President George W. Bush signed a bill August 3 to renew the Iran-Libya Sanctions Act (ILSA) for five years.
Set to expire August 5, five years after it became law, ILSA seeks to punish entities for investing in Iranian or Libyan petroleum industries, aiming to prevent Tehran or Tripoli from gaining petroleum profits that could be used to develop or acquire weapons of mass destruction or to finance terrorism.
The law requires the United States to impose sanctions on foreign companies that invest over $20 million per year in Iranian oil or gas development. Entities investing over $40 million per year in Libyan oil or gas development would also be sanctioned. The new extension law reduces this cap on investment in Libya to $20 million.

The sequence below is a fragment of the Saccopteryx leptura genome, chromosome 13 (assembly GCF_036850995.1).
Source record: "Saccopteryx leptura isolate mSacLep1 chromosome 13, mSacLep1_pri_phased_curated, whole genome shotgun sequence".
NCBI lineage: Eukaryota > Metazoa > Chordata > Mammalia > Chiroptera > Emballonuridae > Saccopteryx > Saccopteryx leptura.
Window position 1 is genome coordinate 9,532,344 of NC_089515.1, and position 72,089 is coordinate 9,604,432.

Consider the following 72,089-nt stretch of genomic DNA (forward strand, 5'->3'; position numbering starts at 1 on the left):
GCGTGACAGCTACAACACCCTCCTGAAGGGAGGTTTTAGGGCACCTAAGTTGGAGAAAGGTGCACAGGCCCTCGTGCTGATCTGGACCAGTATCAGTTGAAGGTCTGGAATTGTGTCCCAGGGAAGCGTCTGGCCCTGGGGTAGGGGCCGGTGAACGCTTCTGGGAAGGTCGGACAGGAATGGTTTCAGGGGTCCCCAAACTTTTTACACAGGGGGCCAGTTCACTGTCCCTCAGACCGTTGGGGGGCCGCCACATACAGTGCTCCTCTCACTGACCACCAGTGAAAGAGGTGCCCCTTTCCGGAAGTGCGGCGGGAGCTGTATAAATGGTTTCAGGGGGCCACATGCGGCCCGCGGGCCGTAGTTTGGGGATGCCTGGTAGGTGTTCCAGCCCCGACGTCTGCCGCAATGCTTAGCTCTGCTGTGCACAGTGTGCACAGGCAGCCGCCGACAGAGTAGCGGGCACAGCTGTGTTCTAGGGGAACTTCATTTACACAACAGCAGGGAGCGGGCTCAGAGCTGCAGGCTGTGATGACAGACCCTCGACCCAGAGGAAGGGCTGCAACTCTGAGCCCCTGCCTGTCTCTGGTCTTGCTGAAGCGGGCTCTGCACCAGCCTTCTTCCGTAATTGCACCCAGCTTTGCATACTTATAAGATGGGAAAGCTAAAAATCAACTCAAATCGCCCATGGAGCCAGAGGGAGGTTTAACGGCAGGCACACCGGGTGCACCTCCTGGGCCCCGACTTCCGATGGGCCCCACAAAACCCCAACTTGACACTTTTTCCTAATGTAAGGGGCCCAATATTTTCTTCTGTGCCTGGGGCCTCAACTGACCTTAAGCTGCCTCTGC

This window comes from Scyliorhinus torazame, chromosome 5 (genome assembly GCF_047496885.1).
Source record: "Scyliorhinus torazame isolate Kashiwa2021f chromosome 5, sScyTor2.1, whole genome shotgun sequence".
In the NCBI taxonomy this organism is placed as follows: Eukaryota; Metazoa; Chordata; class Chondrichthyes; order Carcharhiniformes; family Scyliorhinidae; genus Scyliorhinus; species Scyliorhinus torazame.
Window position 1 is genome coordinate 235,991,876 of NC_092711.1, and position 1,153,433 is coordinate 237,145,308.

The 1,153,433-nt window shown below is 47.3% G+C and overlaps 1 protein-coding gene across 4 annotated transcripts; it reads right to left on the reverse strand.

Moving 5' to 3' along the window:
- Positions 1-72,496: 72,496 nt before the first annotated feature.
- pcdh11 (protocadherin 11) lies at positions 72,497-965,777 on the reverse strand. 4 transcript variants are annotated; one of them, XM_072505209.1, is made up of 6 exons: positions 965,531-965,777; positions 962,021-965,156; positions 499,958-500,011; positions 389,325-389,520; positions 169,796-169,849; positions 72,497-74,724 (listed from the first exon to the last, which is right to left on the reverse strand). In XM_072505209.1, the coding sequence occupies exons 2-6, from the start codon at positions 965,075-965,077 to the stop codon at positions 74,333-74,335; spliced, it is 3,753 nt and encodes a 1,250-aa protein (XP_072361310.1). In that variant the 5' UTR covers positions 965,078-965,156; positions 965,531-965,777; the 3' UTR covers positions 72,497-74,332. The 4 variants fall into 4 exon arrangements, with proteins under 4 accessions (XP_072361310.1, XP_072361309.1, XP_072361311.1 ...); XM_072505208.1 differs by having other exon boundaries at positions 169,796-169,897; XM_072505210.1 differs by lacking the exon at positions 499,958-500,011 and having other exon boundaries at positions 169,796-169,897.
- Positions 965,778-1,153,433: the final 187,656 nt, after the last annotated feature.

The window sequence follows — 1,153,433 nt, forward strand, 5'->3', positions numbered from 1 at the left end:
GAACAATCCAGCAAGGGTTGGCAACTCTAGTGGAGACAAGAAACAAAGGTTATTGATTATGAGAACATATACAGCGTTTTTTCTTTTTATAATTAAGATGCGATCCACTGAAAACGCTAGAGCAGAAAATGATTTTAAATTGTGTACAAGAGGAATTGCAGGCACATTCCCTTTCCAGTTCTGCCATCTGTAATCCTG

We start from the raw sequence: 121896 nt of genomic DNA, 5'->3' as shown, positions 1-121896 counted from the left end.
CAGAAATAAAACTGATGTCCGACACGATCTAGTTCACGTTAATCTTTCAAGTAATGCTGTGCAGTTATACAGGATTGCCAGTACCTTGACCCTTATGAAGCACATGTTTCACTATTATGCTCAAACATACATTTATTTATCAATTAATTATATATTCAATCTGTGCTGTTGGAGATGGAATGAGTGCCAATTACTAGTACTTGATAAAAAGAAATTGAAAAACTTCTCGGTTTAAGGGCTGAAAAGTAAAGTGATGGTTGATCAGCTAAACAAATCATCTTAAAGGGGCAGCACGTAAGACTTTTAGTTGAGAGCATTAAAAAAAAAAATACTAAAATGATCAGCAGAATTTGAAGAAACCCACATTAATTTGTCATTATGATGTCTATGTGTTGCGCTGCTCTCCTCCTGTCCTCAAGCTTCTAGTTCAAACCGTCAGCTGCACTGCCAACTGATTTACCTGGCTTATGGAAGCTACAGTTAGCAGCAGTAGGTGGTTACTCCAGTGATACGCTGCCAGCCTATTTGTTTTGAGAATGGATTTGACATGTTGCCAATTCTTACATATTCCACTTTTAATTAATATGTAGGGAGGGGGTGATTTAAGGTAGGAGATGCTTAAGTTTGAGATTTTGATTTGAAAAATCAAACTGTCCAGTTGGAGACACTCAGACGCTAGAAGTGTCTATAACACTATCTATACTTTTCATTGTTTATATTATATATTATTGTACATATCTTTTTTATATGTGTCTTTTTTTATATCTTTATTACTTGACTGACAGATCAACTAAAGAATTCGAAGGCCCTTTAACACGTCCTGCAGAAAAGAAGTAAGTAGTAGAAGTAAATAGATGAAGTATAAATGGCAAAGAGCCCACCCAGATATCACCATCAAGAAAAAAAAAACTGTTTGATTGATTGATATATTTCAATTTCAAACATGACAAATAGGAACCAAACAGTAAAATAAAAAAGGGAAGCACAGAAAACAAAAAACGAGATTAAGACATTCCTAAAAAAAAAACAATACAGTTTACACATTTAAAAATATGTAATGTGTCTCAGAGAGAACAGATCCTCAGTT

The administration had appealed for a two-year reauthorization of the act, largely to give it flexibility as it embarks on a broad review of U.S. sanctions policy. But Congress overwhelming approved the five-year extension in July and did not provide a mechanism for adjusting or reassessing the sanctions. The extension, however, allows the administration to report to Congress on the sanction's effectiveness, and it retains provisions of the original law that grant the president the right to waive sanctions.
No sanctions have ever been imposed under ILSA since it took effect in 1996, despite major violations by French, Malaysian, Russian, and Italian entities.